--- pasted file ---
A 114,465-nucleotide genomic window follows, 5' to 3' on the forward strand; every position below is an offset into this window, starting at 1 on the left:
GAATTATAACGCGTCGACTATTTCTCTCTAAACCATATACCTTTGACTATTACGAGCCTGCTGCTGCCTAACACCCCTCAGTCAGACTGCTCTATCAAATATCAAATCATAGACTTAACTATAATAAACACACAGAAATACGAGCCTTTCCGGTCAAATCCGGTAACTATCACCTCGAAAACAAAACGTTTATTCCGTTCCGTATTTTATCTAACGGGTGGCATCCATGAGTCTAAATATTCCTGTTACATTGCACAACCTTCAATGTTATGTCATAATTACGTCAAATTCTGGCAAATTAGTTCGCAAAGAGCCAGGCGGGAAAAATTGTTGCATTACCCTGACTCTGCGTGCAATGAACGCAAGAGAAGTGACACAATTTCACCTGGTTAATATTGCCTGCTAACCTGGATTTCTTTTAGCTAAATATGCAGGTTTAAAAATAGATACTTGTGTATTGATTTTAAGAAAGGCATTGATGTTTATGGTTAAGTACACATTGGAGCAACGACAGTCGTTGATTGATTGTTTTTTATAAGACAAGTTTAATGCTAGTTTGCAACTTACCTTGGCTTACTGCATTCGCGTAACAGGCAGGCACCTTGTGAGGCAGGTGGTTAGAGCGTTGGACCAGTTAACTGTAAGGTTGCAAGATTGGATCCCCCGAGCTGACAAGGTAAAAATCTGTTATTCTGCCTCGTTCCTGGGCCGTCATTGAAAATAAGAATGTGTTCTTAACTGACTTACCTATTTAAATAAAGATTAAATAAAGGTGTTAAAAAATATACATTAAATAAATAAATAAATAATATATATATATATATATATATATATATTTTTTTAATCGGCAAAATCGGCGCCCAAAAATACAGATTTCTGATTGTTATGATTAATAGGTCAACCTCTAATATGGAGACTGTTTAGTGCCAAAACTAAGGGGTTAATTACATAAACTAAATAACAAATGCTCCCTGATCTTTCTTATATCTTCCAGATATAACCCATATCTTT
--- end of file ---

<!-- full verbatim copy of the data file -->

A 114,465-nucleotide genomic window follows, 5' to 3' on the forward strand; every position below is an offset into this window, starting at 1 on the left:
GAATTATAACGCGTCGACTATTTCTCTCTAAACCATATACCTTTGACTATTACGAGCCTGCTGCTGCCTAACACCCCTCAGTCAGACTGCTCTATCAAATATCAAATCATAGACTTAACTATAATAAACACACAGAAATACGAGCCTTTCCGGTCAAATCCGGTAACTATCACCTCGAAAACAAAACGTTTATTCCGTTCCGTATTTTATCTAACGGGTGGCATCCATGAGTCTAAATATTCCTGTTACATTGCACAACCTTCAATGTTATGTCATAATTACGTCAAATTCTGGCAAATTAGTTCGCAAAGAGCCAGGCGGGAAAAATTGTTGCATTACCCTGACTCTGCGTGCAATGAACGCAAGAGAAGTGACACAATTTCACCTGGTTAATATTGCCTGCTAACCTGGATTTCTTTTAGCTAAATATGCAGGTTTAAAAATAGATACTTGTGTATTGATTTTAAGAAAGGCATTGATGTTTATGGTTAAGTACACATTGGAGCAACGACAGTCGTTGATTGATTGTTTTTTATAAGACAAGTTTAATGCTAGTTTGCAACTTACCTTGGCTTACTGCATTCGCGTAACAGGCAGGCACCTTGTGAGGCAGGTGGTTAGAGCGTTGGACCAGTTAACTGTAAGGTTGCAAGATTGGATCCCCCGAGCTGACAAGGTAAAAATCTGTTATTCTGCCTCGTTCCTGGGCCGTCATTGAAAATAAGAATGTGTTCTTAACTGACTTACCTATTTAAATAAAGATTAAATAAAGGTGTTAAAAAATATACATTAAATAAATAAATAAATAATATATATATATATATATATATATATATTTTTTTAATCGGCAAAATCGGCGCCCAAAAATACAGATTTCTGATTGTTATGATTAATAGGTCAACCTCTAATATGGAGACTGTTTAGTGCCAAAACTAAGGGGTTAATTACATAAACTAAATAACAAATGCTCCCTGATCTTTCTTATATCTTCCAGATATAACCCATATCTTT